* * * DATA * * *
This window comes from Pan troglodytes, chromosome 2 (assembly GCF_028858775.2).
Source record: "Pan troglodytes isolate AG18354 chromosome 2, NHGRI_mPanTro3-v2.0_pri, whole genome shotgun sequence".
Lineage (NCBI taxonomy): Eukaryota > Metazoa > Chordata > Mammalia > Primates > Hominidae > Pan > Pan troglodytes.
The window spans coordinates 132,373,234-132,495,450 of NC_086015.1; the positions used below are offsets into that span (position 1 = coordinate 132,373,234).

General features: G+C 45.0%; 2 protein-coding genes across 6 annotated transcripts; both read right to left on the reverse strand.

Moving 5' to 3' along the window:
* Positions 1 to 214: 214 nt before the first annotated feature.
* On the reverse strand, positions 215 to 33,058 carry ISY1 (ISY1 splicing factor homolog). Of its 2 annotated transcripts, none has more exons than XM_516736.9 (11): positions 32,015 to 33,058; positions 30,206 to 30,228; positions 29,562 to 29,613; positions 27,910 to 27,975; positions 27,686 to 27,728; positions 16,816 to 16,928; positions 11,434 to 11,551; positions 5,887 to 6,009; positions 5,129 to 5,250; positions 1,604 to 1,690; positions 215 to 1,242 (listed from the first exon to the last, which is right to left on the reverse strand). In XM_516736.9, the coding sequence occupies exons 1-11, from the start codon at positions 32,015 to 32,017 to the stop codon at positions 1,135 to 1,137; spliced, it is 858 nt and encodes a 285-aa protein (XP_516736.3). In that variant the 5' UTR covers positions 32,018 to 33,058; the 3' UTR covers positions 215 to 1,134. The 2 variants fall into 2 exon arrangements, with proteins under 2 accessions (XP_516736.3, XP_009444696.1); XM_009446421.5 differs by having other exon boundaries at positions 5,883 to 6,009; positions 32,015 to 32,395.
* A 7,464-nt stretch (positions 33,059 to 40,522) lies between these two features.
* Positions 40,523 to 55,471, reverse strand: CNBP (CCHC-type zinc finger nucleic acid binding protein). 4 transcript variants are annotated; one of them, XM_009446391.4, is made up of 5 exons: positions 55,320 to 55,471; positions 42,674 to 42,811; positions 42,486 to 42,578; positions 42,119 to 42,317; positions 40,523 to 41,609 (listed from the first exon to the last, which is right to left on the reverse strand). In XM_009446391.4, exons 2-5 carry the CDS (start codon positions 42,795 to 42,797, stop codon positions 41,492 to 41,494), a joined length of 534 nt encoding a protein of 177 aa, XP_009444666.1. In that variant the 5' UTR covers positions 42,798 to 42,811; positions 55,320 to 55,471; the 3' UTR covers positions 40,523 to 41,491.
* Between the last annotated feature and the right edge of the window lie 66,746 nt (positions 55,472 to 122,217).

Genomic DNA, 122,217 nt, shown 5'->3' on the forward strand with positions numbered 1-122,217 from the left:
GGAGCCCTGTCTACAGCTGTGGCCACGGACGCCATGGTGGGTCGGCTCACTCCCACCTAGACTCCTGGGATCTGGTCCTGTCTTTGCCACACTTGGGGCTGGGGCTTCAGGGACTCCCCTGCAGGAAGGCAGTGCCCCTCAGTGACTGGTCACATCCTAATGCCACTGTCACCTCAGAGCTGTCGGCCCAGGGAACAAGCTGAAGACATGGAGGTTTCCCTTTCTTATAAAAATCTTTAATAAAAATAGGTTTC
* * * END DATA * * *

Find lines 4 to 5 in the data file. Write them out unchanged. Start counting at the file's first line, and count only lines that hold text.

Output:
The window spans coordinates 132,373,234-132,495,450 of NC_086015.1; the positions used below are offsets into that span (position 1 = coordinate 132,373,234).

General features: G+C 45.0%; 2 protein-coding genes across 6 annotated transcripts; both read right to left on the reverse strand.